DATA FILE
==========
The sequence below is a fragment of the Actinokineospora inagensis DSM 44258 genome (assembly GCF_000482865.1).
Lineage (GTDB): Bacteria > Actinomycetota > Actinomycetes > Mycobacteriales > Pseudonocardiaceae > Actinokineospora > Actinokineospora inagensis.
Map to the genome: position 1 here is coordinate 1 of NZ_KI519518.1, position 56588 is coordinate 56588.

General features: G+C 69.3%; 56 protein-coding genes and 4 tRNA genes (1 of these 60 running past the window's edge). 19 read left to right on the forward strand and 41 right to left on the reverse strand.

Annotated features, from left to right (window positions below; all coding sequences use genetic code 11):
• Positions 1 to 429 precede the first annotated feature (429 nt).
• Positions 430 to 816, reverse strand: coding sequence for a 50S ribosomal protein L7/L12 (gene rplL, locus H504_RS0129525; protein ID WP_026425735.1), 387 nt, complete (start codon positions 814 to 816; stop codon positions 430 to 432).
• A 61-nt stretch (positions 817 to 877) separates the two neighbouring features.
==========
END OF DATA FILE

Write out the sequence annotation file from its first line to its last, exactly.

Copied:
The sequence below is a fragment of the Actinokineospora inagensis DSM 44258 genome (assembly GCF_000482865.1).
Lineage (GTDB): Bacteria > Actinomycetota > Actinomycetes > Mycobacteriales > Pseudonocardiaceae > Actinokineospora > Actinokineospora inagensis.
Map to the genome: position 1 here is coordinate 1 of NZ_KI519518.1, position 56588 is coordinate 56588.

General features: G+C 69.3%; 56 protein-coding genes and 4 tRNA genes (1 of these 60 running past the window's edge). 19 read left to right on the forward strand and 41 right to left on the reverse strand.

Annotated features, from left to right (window positions below; all coding sequences use genetic code 11):
• Positions 1 to 429 precede the first annotated feature (429 nt).
• Positions 430 to 816, reverse strand: coding sequence for a 50S ribosomal protein L7/L12 (gene rplL, locus H504_RS0129525; protein ID WP_026425735.1), 387 nt, complete (start codon positions 814 to 816; stop codon positions 430 to 432).
• A 61-nt stretch (positions 817 to 877) separates the two neighbouring features.